Marks and Spencer in first profit fall in three years

Marks and Spencer has reported a fall in annual profits in what the retailer describes as a tough environment.

Pre-tax profits for the year to the end of March were £658m, down 16% from the previous year's £781m.

Like-for-like sales in the UK, which measure sales in stores open for more than a year, were up 0.3% on last year.

The company said it was scaling back its three-year sales targets set in November 2010 and would be cutting investment in UK stores by £200m

Sales growth was planned to be between £1.5bn and £2.5bn by November 2013 but the target is now for growth of between £1.1bn and £1.7bn.

Marks and Spencer's chief executive, Marc Bolland, said doing business in the UK had got a lot harder since the target was set: "The UK trading environment has changed quite a bit in 18 months.

"It is not as great as it used to be when we expected higher GDP [gross domestic product] growth."

International growth

Marks and Spencer has 730 stores in the UK from which it makes the majority of sales and profits.

UK sales were £8.9bn, up by 1.5% on the previous year, with international sales of just over £1bn, 5.8% up on last year.

Like-for-like food sales in the UK were up by 2.1%, but sales of general merchandise, which includes food and clothing, fell by 1.8%.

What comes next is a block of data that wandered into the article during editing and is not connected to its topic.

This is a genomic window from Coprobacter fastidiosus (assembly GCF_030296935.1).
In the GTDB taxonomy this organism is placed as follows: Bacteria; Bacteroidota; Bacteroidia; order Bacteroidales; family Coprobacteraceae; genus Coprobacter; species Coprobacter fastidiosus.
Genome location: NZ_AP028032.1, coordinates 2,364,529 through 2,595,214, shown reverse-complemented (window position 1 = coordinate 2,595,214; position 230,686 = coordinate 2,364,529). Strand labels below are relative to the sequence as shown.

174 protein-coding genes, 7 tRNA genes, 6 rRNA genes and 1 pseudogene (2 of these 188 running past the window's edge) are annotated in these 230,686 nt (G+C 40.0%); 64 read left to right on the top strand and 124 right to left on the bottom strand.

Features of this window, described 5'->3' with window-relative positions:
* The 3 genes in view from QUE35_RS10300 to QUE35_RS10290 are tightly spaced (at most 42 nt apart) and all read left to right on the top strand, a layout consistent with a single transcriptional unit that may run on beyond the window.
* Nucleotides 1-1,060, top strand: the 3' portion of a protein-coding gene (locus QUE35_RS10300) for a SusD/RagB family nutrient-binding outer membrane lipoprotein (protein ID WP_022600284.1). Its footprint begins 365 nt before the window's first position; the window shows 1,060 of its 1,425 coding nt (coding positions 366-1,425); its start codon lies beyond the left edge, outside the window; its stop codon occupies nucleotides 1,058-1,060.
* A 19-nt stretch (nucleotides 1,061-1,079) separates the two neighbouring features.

Overall, Mr Bolland said: "Marks and Spencer performed well in a challenging environment."

He told the BBC there had been improvements in some areas but womenswear had suffered: "We've had a couple of departments that were highly successful, which was menswear. That was up, with suit sales 10% higher.

"In our lingerie department, hosiery was up 11%, kidswear was up more than 10% but womenswear has been more 'shopped around' the High Street and therefore had a bit of a softer result."

A month ago, Marks and Spencer admitted to running out of some of its best-selling lines of womenswear, which contributed to a drop in sales.

The business is expanding overseas with plans to open around 100 international stores a year.

Underlying profits, which exclude one-off items, were also lower, but by just 1% to £706m.

The statutory pre-tax profit figures were boosted last year by a one-off gain, and the £658m profit figure for this year was depressed by write-offs, largely for a reduction in the stated value of assets in Greece by £44.9m.

Nick Bubb, an independent retail analyst, said the performance had "relied on some formidable cost control".

He said: "Going backwards in profits is never a good thing."

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